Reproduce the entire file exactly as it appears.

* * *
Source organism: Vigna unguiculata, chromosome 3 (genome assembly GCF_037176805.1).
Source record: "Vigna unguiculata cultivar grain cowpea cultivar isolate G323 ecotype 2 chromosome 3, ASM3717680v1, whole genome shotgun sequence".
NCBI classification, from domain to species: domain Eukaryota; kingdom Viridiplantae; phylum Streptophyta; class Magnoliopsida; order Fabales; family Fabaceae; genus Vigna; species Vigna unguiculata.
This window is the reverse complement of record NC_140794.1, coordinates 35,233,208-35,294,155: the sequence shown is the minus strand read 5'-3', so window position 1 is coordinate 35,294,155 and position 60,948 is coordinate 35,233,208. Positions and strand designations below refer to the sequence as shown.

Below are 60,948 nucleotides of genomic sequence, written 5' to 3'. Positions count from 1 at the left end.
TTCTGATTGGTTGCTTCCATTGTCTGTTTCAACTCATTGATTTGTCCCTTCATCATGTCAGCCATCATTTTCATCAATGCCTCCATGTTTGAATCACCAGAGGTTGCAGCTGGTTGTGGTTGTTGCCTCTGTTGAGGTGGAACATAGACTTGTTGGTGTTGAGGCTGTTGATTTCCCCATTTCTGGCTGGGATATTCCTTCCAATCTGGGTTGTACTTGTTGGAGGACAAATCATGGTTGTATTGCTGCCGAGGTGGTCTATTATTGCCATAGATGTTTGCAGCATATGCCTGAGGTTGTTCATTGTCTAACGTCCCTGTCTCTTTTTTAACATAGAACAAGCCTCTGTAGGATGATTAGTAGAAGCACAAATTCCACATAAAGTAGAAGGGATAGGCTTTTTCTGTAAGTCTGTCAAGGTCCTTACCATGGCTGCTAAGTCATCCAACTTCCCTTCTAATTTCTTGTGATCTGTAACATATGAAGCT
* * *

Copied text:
Source organism: Vigna unguiculata, chromosome 3 (genome assembly GCF_037176805.1).
Source record: "Vigna unguiculata cultivar grain cowpea cultivar isolate G323 ecotype 2 chromosome 3, ASM3717680v1, whole genome shotgun sequence".
NCBI classification, from domain to species: domain Eukaryota; kingdom Viridiplantae; phylum Streptophyta; class Magnoliopsida; order Fabales; family Fabaceae; genus Vigna; species Vigna unguiculata.
This window is the reverse complement of record NC_140794.1, coordinates 35,233,208-35,294,155: the sequence shown is the minus strand read 5'-3', so window position 1 is coordinate 35,294,155 and position 60,948 is coordinate 35,233,208. Positions and strand designations below refer to the sequence as shown.

Below are 60,948 nucleotides of genomic sequence, written 5' to 3'. Positions count from 1 at the left end.
TTCTGATTGGTTGCTTCCATTGTCTGTTTCAACTCATTGATTTGTCCCTTCATCATGTCAGCCATCATTTTCATCAATGCCTCCATGTTTGAATCACCAGAGGTTGCAGCTGGTTGTGGTTGTTGCCTCTGTTGAGGTGGAACATAGACTTGTTGGTGTTGAGGCTGTTGATTTCCCCATTTCTGGCTGGGATATTCCTTCCAATCTGGGTTGTACTTGTTGGAGGACAAATCATGGTTGTATTGCTGCCGAGGTGGTCTATTATTGCCATAGATGTTTGCAGCATATGCCTGAGGTTGTTCATTGTCTAACGTCCCTGTCTCTTTTTTAACATAGAACAAGCCTCTGTAGGATGATTAGTAGAAGCACAAATTCCACATAAAGTAGAAGGGATAGGCTTTTTCTGTAAGTCTGTCAAGGTCCTTACCATGGCTGCTAAGTCATCCAACTTCCCTTCTAATTTCTTGTGATCTGTAACATATGAAGCT